We’ve had a few major breakthroughs this month. The biggest was that we finally decided on a name! The MUD will be named Fizbang’s Adventure, and the code base will simply be Fizbang. We haven’t decided yet if we will release the codebase, but it seems likely.
So it’s been just over a month now – I count the new codebase as officially started 8/10/2014.
The month flew, but so did progress. Its starting to feel like a real mud now. I connect, walk to a room, and see mobs wandering about and chattering at me. Room descriptions are wholly dynamic now, with the ability to change the description based on several factors (which will be expounded as building continues).
Building has begun!
There is still quite a bit of building tools needed, but the basics are in place. Once turned over, Janua immediately built one of the biggest and most complicated zones I’ve seen in a mud – so of course things broke, then got fixed, then broke again and got fixed again.
The good news is that building needs are already driving development focus.
There are some big tasks still on the plate – namely mobs/objects/combat, but we are progressing faster each week as I gain experience using some of these cutting edge frameworks.
Work on the new code is progressing nicely. We now have real areas, real characters, and the ability to start building. Once I’ve finished work on a map command – Janua has promised to start building, and transferring work, to the new codebase. Exciting!
Speaking of building, there is a new side-project which took a bit of development time away from the core this week – the building client. This will essentially be a building UI in a web page. Of course, to accomplish this, we need the ability to telnet over the web – no easy task (without flash). I’ve prototyped this client using signalr and a tcp proxy server, and the results were surprisingly functional for a prototype (screenshot later…). I am going to spend a bit of time later this week looking into nodejs and possibly working up another prototype using strictly client side js – assuming nodejs proves capable.
Real life work is busy, as usual, so late evenings and weekends are about all I have had to spend on this project – however as luck would have it, a lot of things I’m currently working on for my day job happen to be technologies I am using here, so there is a lot of overlap – and development goes much faster on both sides.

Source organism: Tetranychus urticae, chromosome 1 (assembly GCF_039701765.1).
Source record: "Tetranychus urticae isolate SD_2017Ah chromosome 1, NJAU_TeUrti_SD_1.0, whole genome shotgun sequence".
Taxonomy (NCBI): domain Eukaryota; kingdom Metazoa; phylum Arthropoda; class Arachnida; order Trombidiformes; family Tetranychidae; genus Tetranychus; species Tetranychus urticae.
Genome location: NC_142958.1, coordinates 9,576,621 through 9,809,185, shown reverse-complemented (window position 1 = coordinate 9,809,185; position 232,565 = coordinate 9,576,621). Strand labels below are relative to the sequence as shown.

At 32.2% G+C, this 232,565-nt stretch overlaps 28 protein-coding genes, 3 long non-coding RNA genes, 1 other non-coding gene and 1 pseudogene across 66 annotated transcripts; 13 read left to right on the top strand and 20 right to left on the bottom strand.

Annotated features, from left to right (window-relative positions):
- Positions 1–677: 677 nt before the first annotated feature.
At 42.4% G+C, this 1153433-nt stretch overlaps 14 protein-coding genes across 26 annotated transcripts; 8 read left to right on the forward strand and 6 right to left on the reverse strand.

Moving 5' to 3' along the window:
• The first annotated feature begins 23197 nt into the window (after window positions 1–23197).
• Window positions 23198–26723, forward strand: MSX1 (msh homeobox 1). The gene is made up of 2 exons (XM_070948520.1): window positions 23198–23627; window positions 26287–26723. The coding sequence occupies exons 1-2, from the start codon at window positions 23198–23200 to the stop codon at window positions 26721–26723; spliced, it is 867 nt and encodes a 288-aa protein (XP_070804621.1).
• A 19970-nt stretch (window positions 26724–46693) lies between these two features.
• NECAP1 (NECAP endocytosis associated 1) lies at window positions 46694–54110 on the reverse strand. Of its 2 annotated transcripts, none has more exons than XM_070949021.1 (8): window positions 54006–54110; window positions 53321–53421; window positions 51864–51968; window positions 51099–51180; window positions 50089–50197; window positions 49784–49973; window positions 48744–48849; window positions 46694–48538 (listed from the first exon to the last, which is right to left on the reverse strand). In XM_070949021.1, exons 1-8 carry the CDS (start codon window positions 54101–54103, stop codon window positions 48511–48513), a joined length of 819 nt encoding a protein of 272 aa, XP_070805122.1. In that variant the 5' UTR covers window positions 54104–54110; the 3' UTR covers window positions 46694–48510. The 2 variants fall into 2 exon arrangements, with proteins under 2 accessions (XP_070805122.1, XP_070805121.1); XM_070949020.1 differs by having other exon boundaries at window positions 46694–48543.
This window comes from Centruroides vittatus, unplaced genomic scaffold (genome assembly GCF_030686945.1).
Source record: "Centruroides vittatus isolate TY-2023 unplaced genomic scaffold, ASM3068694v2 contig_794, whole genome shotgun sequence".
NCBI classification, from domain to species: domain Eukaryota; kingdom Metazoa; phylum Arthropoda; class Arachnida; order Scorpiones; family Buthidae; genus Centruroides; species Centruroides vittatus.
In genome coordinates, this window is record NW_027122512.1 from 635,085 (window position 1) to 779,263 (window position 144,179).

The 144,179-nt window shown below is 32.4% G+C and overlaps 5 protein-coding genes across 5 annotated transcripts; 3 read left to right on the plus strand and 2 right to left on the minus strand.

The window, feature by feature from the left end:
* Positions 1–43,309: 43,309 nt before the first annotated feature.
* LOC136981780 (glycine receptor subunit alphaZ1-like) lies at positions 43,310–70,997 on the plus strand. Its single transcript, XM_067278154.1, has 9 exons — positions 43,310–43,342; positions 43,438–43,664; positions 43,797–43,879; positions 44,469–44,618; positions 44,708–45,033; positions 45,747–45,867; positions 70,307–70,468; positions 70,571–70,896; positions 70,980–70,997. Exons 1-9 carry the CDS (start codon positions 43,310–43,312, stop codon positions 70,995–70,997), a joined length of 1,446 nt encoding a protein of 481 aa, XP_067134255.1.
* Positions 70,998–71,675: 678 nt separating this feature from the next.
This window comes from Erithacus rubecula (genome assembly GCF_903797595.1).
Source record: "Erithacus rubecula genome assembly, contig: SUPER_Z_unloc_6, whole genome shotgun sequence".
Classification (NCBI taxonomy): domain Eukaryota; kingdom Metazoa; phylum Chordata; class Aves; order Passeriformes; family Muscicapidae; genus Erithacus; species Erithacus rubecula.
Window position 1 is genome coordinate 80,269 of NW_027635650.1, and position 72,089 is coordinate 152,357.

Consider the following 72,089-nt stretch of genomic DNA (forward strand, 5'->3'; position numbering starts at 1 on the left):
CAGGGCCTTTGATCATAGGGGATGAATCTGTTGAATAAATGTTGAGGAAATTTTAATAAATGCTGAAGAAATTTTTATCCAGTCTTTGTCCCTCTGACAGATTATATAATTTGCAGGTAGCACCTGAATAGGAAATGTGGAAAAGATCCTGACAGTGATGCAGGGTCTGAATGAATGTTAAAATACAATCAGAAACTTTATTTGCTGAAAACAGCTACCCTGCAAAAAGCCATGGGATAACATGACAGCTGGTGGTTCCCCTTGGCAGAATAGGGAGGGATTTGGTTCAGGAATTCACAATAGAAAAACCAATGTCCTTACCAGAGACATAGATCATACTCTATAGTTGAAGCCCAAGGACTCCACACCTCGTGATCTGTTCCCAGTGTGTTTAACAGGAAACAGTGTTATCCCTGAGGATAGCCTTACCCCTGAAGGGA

As Janua has mentioned in a previous post, Lyons Den is now 100% original code. The first line was written about three weeks ago.
This month is shaping up to be a lot more productive than last month!
I have to ‘fess up and tell you that I tried working on yet another MUD. While the staff on that MUD was great, I really do need to work on my own project.
Dodger started work on a completely custom code base for us. We started to do this back in 1998, but it was too much for us to do at the time. Today he got a very basic server working that can accept connections, allows people to chat, and processes simple commands. I’m planning to reset the roadmap to reflect this, because a lot of things we had planned will change a bit.
I have teamed up with a new builder who has a very similar vision, so the building will go a bit faster; however, I am probably going to remove original TFE areas that I didn’t write or rewrite. I would still like to renovate Medienne and Voaleth, as well as some of the areas near both towns. Medienne (now Port Medienne) is about 1/3 finished.
I moved the MUD back to tld2.genesismuds.com, but in the process I lost my posts from the WordPress site on the other server. They were mostly updates and progress posts that (frankly) nobody but me really cares about. Please excuse the lapse in dates from the last post on here; I’ve actually been active more than is reflected here.
I did a brief stint on another MUD which has since shut down, and then I had a couple of incredibly busy months for personal reasons. So things on TLD2 have been stalled for a while. I’m ready to start writing again, so I’ll be around and plugging away!
I can’t believe it’s been almost four years since I started working on TLD2 again. Wow!
Tired of Courier? Here are a few fonts you can try instead.
The other day I was talking to a friend, and I said I was working on a new interactive fiction project. He got really excited and wanted to know how it worked and what kind of scripting I was using. I told him and he looked at LPMud without batting an eye. If I had told this person I was making a MUD, I would have received a blank stare until I explained, and then he probably would have thought I was odd. (Let’s not go there. M’kay?)